Government

Library of Congress Hit With a Denial-Of-Service Attack (fedscoop.com) 23

An anonymous reader writes: The Library of Congress (LOC) announced via Twitter Monday that they were the target of a denial-of-service attack. The attack was detected on July 17 and has caused other websites hosted by the LOC, including the U.S. Copyright Office, to go down. In addition, employees of the Library of Congress were unable to access their work email accounts and to visit internal websites. The outages continue to affect some online properties managed by the library. "In June 2015, the Government Accountability Office, or GAO, published a limited distribution report -- undisclosed publicly though it was sourced in a 2015 GAO testimony to the Committee on House Administration -- highlighting digital security deficiencies apparent at the Library of Congress, including poor software patch management and firewall protections," reports FedScoop.
Communications

BuzzFeed and Washington Post To Use Robots For RNC Coverage (engadget.com) 80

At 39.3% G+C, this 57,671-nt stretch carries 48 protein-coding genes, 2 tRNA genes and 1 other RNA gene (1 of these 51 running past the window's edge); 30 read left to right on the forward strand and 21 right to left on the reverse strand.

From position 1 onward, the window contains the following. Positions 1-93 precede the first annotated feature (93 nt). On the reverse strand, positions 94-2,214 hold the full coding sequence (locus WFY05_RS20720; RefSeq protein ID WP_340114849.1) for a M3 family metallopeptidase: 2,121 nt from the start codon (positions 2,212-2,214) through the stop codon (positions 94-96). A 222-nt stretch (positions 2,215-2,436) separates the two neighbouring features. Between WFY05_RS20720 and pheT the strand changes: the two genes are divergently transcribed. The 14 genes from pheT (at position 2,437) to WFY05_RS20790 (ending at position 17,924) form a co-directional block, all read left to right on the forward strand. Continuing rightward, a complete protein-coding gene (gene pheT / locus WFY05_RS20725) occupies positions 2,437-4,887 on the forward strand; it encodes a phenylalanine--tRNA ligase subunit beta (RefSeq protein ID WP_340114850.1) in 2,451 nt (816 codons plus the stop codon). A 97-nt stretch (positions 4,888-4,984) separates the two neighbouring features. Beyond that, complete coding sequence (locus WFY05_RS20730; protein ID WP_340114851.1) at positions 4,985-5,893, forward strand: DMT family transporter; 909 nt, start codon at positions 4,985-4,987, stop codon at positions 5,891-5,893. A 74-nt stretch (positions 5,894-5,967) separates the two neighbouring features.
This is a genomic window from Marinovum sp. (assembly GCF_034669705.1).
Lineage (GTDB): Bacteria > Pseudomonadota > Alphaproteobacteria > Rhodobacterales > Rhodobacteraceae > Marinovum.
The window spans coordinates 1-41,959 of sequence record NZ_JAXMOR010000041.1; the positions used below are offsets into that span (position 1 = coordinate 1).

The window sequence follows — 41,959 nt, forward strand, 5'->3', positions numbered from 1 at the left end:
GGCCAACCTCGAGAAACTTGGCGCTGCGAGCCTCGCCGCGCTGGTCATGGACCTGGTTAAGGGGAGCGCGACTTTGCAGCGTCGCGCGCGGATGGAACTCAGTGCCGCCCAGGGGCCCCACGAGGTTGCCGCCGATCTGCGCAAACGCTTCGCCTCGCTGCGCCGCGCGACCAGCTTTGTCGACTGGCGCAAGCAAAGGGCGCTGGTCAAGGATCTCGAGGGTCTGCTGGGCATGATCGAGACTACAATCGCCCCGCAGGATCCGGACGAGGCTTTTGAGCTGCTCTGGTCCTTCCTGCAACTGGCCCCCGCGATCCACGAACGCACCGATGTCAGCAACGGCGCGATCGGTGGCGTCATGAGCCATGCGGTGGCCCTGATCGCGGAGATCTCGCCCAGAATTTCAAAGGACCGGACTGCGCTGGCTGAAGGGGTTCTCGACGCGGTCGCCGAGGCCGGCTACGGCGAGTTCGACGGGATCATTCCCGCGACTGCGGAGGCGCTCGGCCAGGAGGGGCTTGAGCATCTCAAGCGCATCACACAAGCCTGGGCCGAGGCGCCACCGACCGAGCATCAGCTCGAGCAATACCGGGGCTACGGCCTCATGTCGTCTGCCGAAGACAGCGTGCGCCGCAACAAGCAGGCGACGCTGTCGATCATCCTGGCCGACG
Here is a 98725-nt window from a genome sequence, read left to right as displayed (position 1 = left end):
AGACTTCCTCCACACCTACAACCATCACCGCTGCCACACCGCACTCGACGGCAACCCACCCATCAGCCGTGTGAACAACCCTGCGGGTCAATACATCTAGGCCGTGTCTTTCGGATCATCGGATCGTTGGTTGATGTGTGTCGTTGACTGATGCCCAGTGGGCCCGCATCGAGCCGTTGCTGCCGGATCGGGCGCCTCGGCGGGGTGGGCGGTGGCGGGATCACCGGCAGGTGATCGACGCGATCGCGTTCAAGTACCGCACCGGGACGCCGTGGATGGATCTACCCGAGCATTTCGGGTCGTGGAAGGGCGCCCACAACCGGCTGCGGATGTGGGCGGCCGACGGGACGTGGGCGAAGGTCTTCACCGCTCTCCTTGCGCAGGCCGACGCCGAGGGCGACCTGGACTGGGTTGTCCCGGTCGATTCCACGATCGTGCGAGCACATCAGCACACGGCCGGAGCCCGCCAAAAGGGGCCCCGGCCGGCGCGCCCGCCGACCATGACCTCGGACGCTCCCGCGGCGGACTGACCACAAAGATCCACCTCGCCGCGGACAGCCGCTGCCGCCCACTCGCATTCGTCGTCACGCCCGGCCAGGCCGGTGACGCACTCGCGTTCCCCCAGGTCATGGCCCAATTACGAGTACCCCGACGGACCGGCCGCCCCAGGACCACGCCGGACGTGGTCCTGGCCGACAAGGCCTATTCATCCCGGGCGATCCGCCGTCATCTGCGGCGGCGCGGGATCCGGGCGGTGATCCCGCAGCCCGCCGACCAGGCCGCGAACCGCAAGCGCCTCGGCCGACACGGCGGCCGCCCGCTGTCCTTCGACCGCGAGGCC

An anonymous reader writes from a report via Engadget: The Washington Post and Buzzfeed have sent robots to cover the Republican National Convention in Cleveland, Ohio. The Washington Post is using a telepresence robot from Double Robotics that consists of an iPad mounted on a Segway-like base. It's objective: to roam around the convention, streaming live on Periscope. Those viewing the stream will be able to ask questions of delegates, politicians and other figures who stumble upon the robot. BuzzFeed is using a robot called 'BuzzBot.' It's a Facebook chat bot that collects and caters news from the convention to users' messaging feeds. All you have to do is add the channel to your Messenger app and it will deliver news updates from BuzzFeed reporters. Specifically, it will collect reports from delegates, protesters and others in Cleveland. You have the option to send pictures and other info to BuzzBot, but it may ask you questions about your experience. The questions it asks will be different depending on your location. For example, if you live in Cleveland it will want to know what kind of impact the RNC is having on your daily life. Meanwhile, with roughly 50,000 attendees and likely millions of viewers watching across the country and abroad, the RNC is preparing for cyberattacks that aim to disrupt the network.